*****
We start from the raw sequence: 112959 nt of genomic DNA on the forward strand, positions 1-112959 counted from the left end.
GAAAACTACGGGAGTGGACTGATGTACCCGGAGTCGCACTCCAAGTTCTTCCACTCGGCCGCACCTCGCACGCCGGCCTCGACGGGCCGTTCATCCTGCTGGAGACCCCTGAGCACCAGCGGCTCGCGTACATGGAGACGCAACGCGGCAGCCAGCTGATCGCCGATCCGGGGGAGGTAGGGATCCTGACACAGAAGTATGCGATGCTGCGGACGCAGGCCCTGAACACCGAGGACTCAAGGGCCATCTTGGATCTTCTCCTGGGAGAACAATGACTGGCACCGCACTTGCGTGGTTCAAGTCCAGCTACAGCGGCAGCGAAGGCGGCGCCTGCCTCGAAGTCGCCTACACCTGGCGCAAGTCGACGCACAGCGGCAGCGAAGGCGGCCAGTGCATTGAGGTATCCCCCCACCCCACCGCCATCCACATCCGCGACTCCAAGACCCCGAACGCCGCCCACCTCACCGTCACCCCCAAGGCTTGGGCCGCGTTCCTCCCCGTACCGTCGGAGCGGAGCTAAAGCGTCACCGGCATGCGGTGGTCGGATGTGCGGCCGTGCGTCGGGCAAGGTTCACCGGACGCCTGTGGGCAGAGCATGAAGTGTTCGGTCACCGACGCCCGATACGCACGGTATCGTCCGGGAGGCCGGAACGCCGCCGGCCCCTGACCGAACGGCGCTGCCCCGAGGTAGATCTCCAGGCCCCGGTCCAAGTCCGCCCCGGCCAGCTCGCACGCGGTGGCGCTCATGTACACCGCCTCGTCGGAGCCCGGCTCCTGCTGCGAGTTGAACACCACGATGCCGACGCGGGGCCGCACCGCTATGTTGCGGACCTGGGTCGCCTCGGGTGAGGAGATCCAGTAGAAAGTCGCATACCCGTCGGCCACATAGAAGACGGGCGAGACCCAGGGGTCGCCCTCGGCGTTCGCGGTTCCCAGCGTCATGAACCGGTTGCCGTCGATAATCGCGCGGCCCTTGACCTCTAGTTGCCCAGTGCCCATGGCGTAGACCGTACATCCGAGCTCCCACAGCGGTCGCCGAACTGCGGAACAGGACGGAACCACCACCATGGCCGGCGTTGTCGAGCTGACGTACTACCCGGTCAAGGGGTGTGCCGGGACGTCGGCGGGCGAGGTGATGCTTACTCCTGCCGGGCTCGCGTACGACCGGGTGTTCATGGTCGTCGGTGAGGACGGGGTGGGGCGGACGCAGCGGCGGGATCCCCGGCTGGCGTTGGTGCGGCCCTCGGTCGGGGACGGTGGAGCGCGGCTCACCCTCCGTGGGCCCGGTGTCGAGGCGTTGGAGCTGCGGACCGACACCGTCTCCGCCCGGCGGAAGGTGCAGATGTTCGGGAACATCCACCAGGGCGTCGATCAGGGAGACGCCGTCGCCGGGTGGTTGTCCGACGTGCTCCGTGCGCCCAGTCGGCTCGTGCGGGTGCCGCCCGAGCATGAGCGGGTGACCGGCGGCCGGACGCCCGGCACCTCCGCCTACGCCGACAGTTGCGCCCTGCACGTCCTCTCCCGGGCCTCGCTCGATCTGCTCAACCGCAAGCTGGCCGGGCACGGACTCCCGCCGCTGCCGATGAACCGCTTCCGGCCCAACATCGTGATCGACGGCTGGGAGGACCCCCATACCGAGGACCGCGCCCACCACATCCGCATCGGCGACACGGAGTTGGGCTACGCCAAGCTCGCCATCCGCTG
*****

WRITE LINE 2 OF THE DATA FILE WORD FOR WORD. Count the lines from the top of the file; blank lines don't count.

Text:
GAAAACTACGGGAGTGGACTGATGTACCCGGAGTCGCACTCCAAGTTCTTCCACTCGGCCGCACCTCGCACGCCGGCCTCGACGGGCCGTTCATCCTGCTGGAGACCCCTGAGCACCAGCGGCTCGCGTACATGGAGACGCAACGCGGCAGCCAGCTGATCGCCGATCCGGGGGAGGTAGGGATCCTGACACAGAAGTATGCGATGCTGCGGACGCAGGCCCTGAACACCGAGGACTCAAGGGCCATCTTGGATCTTCTCCTGGGAGAACAATGACTGGCACCGCACTTGCGTGGTTCAAGTCCAGCTACAGCGGCAGCGAAGGCGGCGCCTGCCTCGAAGTCGCCTACACCTGGCGCAAGTCGACGCACAGCGGCAGCGAAGGCGGCCAGTGCATTGAGGTATCCCCCCACCCCACCGCCATCCACATCCGCGACTCCAAGACCCCGAACGCCGCCCACCTCACCGTCACCCCCAAGGCTTGGGCCGCGTTCCTCCCCGTACCGTCGGAGCGGAGCTAAAGCGTCACCGGCATGCGGTGGTCGGATGTGCGGCCGTGCGTCGGGCAAGGTTCACCGGACGCCTGTGGGCAGAGCATGAAGTGTTCGGTCACCGACGCCCGATACGCACGGTATCGTCCGGGAGGCCGGAACGCCGCCGGCCCCTGACCGAACGGCGCTGCCCCGAGGTAGATCTCCAGGCCCCGGTCCAAGTCCGCCCCGGCCAGCTCGCACGCGGTGGCGCTCATGTACACCGCCTCGTCGGAGCCCGGCTCCTGCTGCGAGTTGAACACCACGATGCCGACGCGGGGCCGCACCGCTATGTTGCGGACCTGGGTCGCCTCGGGTGAGGAGATCCAGTAGAAAGTCGCATACCCGTCGGCCACATAGAAGACGGGCGAGACCCAGGGGTCGCCCTCGGCGTTCGCGGTTCCCAGCGTCATGAACCGGTTGCCGTCGATAATCGCGCGGCCCTTGACCTCTAGTTGCCCAGTGCCCATGGCGTAGACCGTACATCCGAGCTCCCACAGCGGTCGCCGAACTGCGGAACAGGACGGAACCACCACCATGGCCGGCGTTGTCGAGCTGACGTACTACCCGGTCAAGGGGTGTGCCGGGACGTCGGCGGGCGAGGTGATGCTTACTCCTGCCGGGCTCGCGTACGACCGGGTGTTCATGGTCGTCGGTGAGGACGGGGTGGGGCGGACGCAGCGGCGGGATCCCCGGCTGGCGTTGGTGCGGCCCTCGGTCGGGGACGGTGGAGCGCGGCTCACCCTCCGTGGGCCCGGTGTCGAGGCGTTGGAGCTGCGGACCGACACCGTCTCCGCCCGGCGGAAGGTGCAGATGTTCGGGAACATCCACCAGGGCGTCGATCAGGGAGACGCCGTCGCCGGGTGGTTGTCCGACGTGCTCCGTGCGCCCAGTCGGCTCGTGCGGGTGCCGCCCGAGCATGAGCGGGTGACCGGCGGCCGGACGCCCGGCACCTCCGCCTACGCCGACAGTTGCGCCCTGCACGTCCTCTCCCGGGCCTCGCTCGATCTGCTCAACCGCAAGCTGGCCGGGCACGGACTCCCGCCGCTGCCGATGAACCGCTTCCGGCCCAACATCGTGATCGACGGCTGGGAGGACCCCCATACCGAGGACCGCGCCCACCACATCCGCATCGGCGACACGGAGTTGGGCTACGCCAAGCTCGCCATCCGCTG